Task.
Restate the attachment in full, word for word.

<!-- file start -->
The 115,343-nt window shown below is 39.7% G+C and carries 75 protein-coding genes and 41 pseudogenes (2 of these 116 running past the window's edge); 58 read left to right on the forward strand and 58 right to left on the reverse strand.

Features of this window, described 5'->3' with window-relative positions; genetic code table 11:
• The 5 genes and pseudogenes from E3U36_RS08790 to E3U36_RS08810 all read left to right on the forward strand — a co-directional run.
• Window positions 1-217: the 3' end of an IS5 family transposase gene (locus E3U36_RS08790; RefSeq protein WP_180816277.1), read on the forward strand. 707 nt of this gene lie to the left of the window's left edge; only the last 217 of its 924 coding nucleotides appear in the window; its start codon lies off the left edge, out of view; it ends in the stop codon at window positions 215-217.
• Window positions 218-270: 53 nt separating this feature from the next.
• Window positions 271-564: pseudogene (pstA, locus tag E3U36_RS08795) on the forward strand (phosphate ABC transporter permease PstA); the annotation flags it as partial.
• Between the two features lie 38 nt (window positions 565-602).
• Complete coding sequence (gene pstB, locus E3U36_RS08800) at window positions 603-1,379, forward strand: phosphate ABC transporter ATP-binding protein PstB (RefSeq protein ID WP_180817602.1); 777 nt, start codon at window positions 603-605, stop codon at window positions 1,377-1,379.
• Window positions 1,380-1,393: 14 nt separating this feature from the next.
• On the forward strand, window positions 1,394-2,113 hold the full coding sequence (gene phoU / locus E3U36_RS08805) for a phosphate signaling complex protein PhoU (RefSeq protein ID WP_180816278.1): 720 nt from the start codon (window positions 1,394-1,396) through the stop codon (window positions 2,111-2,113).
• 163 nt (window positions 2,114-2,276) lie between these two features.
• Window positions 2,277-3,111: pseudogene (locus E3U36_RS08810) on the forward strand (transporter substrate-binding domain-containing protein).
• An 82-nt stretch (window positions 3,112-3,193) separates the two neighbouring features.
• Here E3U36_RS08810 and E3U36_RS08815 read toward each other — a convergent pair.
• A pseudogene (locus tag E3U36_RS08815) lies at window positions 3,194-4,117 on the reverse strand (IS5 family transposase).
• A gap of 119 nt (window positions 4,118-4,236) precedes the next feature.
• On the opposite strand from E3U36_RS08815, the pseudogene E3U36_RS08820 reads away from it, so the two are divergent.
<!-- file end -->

The 115,343-nt window shown below is 39.7% G+C and carries 75 protein-coding genes and 41 pseudogenes (2 of these 116 running past the window's edge); 58 read left to right on the forward strand and 58 right to left on the reverse strand.

Features of this window, described 5'->3' with window-relative positions; genetic code table 11:
• The 5 genes and pseudogenes from E3U36_RS08790 to E3U36_RS08810 all read left to right on the forward strand — a co-directional run.
• Window positions 1-217: the 3' end of an IS5 family transposase gene (locus E3U36_RS08790; RefSeq protein WP_180816277.1), read on the forward strand. 707 nt of this gene lie to the left of the window's left edge; only the last 217 of its 924 coding nucleotides appear in the window; its start codon lies off the left edge, out of view; it ends in the stop codon at window positions 215-217.
• Window positions 218-270: 53 nt separating this feature from the next.
• Window positions 271-564: pseudogene (pstA, locus tag E3U36_RS08795) on the forward strand (phosphate ABC transporter permease PstA); the annotation flags it as partial.
• Between the two features lie 38 nt (window positions 565-602).
• Complete coding sequence (gene pstB, locus E3U36_RS08800) at window positions 603-1,379, forward strand: phosphate ABC transporter ATP-binding protein PstB (RefSeq protein ID WP_180817602.1); 777 nt, start codon at window positions 603-605, stop codon at window positions 1,377-1,379.
• Window positions 1,380-1,393: 14 nt separating this feature from the next.
• On the forward strand, window positions 1,394-2,113 hold the full coding sequence (gene phoU / locus E3U36_RS08805) for a phosphate signaling complex protein PhoU (RefSeq protein ID WP_180816278.1): 720 nt from the start codon (window positions 1,394-1,396) through the stop codon (window positions 2,111-2,113).
• 163 nt (window positions 2,114-2,276) lie between these two features.
• Window positions 2,277-3,111: pseudogene (locus E3U36_RS08810) on the forward strand (transporter substrate-binding domain-containing protein).
• An 82-nt stretch (window positions 3,112-3,193) separates the two neighbouring features.
• Here E3U36_RS08810 and E3U36_RS08815 read toward each other — a convergent pair.
• A pseudogene (locus tag E3U36_RS08815) lies at window positions 3,194-4,117 on the reverse strand (IS5 family transposase).
• A gap of 119 nt (window positions 4,118-4,236) precedes the next feature.
• On the opposite strand from E3U36_RS08815, the pseudogene E3U36_RS08820 reads away from it, so the two are divergent.